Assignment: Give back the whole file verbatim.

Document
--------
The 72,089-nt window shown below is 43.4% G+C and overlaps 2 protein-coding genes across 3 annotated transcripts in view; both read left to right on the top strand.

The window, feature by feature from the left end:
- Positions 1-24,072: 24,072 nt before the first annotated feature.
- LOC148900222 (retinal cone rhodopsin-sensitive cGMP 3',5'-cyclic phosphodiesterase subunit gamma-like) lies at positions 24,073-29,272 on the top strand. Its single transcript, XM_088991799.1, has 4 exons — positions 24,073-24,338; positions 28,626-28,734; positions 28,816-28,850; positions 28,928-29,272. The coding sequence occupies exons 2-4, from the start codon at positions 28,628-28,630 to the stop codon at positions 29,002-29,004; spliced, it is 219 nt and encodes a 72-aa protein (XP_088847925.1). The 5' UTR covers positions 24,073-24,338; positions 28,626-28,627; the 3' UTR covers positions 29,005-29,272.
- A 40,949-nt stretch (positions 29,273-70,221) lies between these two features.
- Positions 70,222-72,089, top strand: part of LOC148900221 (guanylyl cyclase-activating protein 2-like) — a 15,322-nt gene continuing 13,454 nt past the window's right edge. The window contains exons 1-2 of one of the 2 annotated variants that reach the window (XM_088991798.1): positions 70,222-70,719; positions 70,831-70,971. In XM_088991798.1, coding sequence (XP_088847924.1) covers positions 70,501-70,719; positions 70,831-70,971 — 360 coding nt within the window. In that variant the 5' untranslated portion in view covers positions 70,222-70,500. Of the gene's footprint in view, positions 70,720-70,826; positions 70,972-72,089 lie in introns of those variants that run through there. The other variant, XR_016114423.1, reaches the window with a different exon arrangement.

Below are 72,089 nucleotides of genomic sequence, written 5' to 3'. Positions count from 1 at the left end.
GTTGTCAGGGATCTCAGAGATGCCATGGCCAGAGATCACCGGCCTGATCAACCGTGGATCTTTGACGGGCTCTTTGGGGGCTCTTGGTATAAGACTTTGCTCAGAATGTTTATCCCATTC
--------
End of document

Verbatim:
The 72,089-nt window shown below is 43.4% G+C and overlaps 2 protein-coding genes across 3 annotated transcripts in view; both read left to right on the top strand.

The window, feature by feature from the left end:
- Positions 1-24,072: 24,072 nt before the first annotated feature.
- LOC148900222 (retinal cone rhodopsin-sensitive cGMP 3',5'-cyclic phosphodiesterase subunit gamma-like) lies at positions 24,073-29,272 on the top strand. Its single transcript, XM_088991799.1, has 4 exons — positions 24,073-24,338; positions 28,626-28,734; positions 28,816-28,850; positions 28,928-29,272. The coding sequence occupies exons 2-4, from the start codon at positions 28,628-28,630 to the stop codon at positions 29,002-29,004; spliced, it is 219 nt and encodes a 72-aa protein (XP_088847925.1). The 5' UTR covers positions 24,073-24,338; positions 28,626-28,627; the 3' UTR covers positions 29,005-29,272.
- A 40,949-nt stretch (positions 29,273-70,221) lies between these two features.
- Positions 70,222-72,089, top strand: part of LOC148900221 (guanylyl cyclase-activating protein 2-like) — a 15,322-nt gene continuing 13,454 nt past the window's right edge. The window contains exons 1-2 of one of the 2 annotated variants that reach the window (XM_088991798.1): positions 70,222-70,719; positions 70,831-70,971. In XM_088991798.1, coding sequence (XP_088847924.1) covers positions 70,501-70,719; positions 70,831-70,971 — 360 coding nt within the window. In that variant the 5' untranslated portion in view covers positions 70,222-70,500. Of the gene's footprint in view, positions 70,720-70,826; positions 70,972-72,089 lie in introns of those variants that run through there. The other variant, XR_016114423.1, reaches the window with a different exon arrangement.

Below are 72,089 nucleotides of genomic sequence, written 5' to 3'. Positions count from 1 at the left end.
GTTGTCAGGGATCTCAGAGATGCCATGGCCAGAGATCACCGGCCTGATCAACCGTGGATCTTTGACGGGCTCTTTGGGGGCTCTTGGTATAAGACTTTGCTCAGAATGTTTATCCCATTC